Sukhranjan puts incumbents in the spot
NEW Age stands vindicated by the Kolkata-based daily Telegraph’s report that Sukhranjan Bali, a war crimes witness who, we reported on May 16, was abducted from the International Crimes Tribunal premises on November 5, 2012 allegedly by local law enforcers, illegally detained for about six weeks and then smuggled to India near the end of December, on Friday pleaded with the Indian Supreme Court not to deport him to Bangladesh. As mentioned in New Age on Sunday, the Telegraph quotes Sukhranjan as having told the court that Sheikh Hasina’s government would eliminate him as he had turned hostile during the ongoing trial. It is worth noting here that on May 22, less than a week after New Age had run the report on the alleged abduction, the foreign minister said the Bangladesh mission in Kolkata could not ascertain whether Sukhranjan was among the 130 Bangladeshis detained in Kolkata jail. The Telegraph report certainly establishes that the Awami League-led government may not have told the whole truth.
Such vindication leaves us rather sad though because it once again accentuates some unpleasant questions about the war crimes trial that seem to be increasingly gaining traction in society. We have written in these columns time and again that, although the perpetrators of war crimes and crimes against humanity during Bangladesh’s war of liberation in 1971 should have been probed, prosecuted and punished a long time back, the AL-led government deserves credit for getting the process under way. Moreover, we have maintained all along that the involvement of Jamaat-e-Islami and its top leaders in war crimes and crimes against humanity is historically proven. Yet, we have always insisted, as have conscious and conscientious sections of society, that the trial needs to be credible and transparent, and must meet the international standards, because we believe the trial is also a test for Bangladesh and its people to prove their commitment to the rule of law and justice.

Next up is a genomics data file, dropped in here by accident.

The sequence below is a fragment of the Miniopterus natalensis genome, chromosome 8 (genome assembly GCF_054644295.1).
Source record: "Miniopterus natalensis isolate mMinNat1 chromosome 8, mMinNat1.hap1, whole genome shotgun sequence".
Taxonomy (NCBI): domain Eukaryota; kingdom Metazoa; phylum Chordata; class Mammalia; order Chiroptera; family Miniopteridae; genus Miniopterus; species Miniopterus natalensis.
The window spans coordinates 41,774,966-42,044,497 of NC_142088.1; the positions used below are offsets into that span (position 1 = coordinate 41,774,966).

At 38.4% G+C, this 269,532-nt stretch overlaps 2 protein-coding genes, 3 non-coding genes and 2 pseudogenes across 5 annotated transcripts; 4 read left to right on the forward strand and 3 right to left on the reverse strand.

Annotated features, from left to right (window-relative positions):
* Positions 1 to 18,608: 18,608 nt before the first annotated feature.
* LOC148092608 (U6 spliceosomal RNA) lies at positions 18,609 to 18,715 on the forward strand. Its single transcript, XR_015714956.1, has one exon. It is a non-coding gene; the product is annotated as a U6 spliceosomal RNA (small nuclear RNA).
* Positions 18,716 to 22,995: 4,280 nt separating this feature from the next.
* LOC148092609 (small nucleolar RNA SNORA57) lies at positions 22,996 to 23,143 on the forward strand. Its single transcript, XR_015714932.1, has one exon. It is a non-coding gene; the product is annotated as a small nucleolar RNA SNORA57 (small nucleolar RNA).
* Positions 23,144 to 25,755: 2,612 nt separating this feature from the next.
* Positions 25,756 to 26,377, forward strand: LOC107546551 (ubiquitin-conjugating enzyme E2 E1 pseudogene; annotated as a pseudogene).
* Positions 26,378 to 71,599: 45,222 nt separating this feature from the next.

Regrettably, however, almost from the start, the incumbents have sought to own the outcome of the trial as a partisan trophy of sort. Coupled with ineptitude and insincerity of most of the prosecutors, such partisan overkill has naturally raised questions about fairness of the trial and even independence of the tribunal itself. Moreover, questions have also been raised about the possibility of mistaken identity in case of at least two convicts — one of them has been sentenced to death and other to life imprisonment. Sukhranjan’s appeal to the Supreme Court in India against deportation to Bangladesh only lends credence to such questions and also allegations that the incumbents may be influencing, directly or indirectly, the trial and are willing to go any length to do so.
Suffice to say, the AL-led government has a lot of explaining to do to the people, primarily, and also to the international community, which has been closely following the proceedings of the war crimes trial. First of all, the government needs to come up with an unequivocal statement about the claims made by Sukhranjan and constitute an independent inquiry into allegations of foul play by a section of the law enforcers. Also, it needs to arrange for repatriation of Sukhranjan and maximum security for him upon his return. Most importantly, Sukhranjan must be allowed to speak to the media without fear or favour.
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